A good polar alignment (meaning the tracker/mount points exactly at Polaris, the North star) will allow you to track the stars for a long period of time before experiencing star trailing. With star trackers, the one thing that will affect how long you can track the stars (besides a great polar alignment) is the weight of your instrument. A heavy camera, with a heavy lens attached, will have a significant effect on what maximum exposure time you can do. Some star trackers have a port where you can plug in a guide camera and guide using PHD2. This will definitely help if you intend to use a huge lens on a tracker.

Usually, we don't bother with guiding when using our star tracker, and we can still achieve 3 to 5-minute exposures without trailing with our Canon 7D Mark II and 50mm lens.

The Sky-Watcher Star Adventurer Pro, with a DSLR camera attached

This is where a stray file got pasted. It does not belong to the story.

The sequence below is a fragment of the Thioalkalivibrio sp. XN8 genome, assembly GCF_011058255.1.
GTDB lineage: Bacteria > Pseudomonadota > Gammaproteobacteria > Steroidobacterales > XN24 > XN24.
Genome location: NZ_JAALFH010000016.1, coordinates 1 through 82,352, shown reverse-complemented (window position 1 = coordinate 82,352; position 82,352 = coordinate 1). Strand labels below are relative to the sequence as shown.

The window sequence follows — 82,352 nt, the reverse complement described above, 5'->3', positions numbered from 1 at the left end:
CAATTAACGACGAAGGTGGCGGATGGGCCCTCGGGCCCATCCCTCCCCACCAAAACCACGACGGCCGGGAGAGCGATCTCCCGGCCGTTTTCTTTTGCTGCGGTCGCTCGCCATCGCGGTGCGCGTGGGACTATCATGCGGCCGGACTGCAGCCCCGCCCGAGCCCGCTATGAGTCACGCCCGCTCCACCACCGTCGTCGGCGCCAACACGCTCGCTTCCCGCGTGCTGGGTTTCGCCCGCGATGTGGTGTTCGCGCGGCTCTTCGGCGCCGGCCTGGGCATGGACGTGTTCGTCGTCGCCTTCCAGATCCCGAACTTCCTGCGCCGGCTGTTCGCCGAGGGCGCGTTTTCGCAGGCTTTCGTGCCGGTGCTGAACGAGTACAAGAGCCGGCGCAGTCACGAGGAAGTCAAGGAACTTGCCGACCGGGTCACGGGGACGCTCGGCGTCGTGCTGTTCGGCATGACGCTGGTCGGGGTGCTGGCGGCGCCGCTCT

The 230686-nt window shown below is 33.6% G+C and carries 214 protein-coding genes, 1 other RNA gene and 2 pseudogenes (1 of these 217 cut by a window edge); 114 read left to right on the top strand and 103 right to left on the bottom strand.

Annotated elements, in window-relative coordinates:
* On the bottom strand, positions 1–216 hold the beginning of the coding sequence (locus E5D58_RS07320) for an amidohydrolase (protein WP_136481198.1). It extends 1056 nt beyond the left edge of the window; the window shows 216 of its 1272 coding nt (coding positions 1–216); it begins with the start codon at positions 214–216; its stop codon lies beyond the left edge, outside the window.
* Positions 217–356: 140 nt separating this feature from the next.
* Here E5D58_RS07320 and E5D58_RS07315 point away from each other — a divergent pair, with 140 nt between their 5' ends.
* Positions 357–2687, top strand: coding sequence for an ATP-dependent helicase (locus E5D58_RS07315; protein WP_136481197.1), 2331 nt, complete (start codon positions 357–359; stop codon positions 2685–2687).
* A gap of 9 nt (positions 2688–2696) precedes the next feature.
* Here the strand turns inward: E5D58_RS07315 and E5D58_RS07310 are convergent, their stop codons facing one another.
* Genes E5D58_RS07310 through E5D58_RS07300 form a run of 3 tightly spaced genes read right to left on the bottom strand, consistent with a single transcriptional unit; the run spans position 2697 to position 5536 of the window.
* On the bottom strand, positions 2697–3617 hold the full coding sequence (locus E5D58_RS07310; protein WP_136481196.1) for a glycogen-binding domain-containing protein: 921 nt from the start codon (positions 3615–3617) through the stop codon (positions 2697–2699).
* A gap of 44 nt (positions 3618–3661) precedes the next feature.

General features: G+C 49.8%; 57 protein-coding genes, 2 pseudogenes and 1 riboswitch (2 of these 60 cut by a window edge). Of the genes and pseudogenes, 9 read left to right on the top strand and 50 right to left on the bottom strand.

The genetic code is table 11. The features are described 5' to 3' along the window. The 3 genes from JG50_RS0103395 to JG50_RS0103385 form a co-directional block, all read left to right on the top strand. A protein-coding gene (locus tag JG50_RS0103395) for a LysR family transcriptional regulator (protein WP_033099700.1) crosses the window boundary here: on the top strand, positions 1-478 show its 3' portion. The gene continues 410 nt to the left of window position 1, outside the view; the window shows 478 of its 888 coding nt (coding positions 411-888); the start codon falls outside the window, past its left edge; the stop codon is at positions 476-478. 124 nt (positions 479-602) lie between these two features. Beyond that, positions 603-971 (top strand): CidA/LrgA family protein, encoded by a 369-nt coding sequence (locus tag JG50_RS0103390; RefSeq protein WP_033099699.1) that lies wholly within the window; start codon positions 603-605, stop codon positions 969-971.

The Sky-Watcher Star Adventurer Pro, with a DSLR camera attached

Astrophotography with a DSLR camera and a telescope

This is how you can really get close-up images of your favorite deep-space objects. Imaging the night sky with a telescope has a much steeper learning curve than imaging with a camera and lens only.

Telescope under the Milky Way

Now, several pieces of equipment have to work together in order to produce great results, and there is also much less room for mistakes. Your tracking/guiding will have to be accurate, or star trailing will become much more apparent due to the higher focal length. You will also need to ensure the back-focus between your camera and the instrument is perfect if you do not want elongated stars on the edges of your images.

This might sound scary, but imagine learning this 10 years ago when there were zero tutorial videos on YouTube! Today, the internet is filled with instructive websites that will teach you everything about astrophotography from beginning to end. If you feel ready to start imaging with a telescope, take the time to learn and do not be afraid to make mistakes on the field. The more you practice, the faster you'll learn.


Using a modified camera for Astrophotography

Is it worth it to modify a camera for astrophotography?

This is a question that often comes up from beginner astrophotographers who wonder if they can get more out of their current DSLR or mirrorless cameras.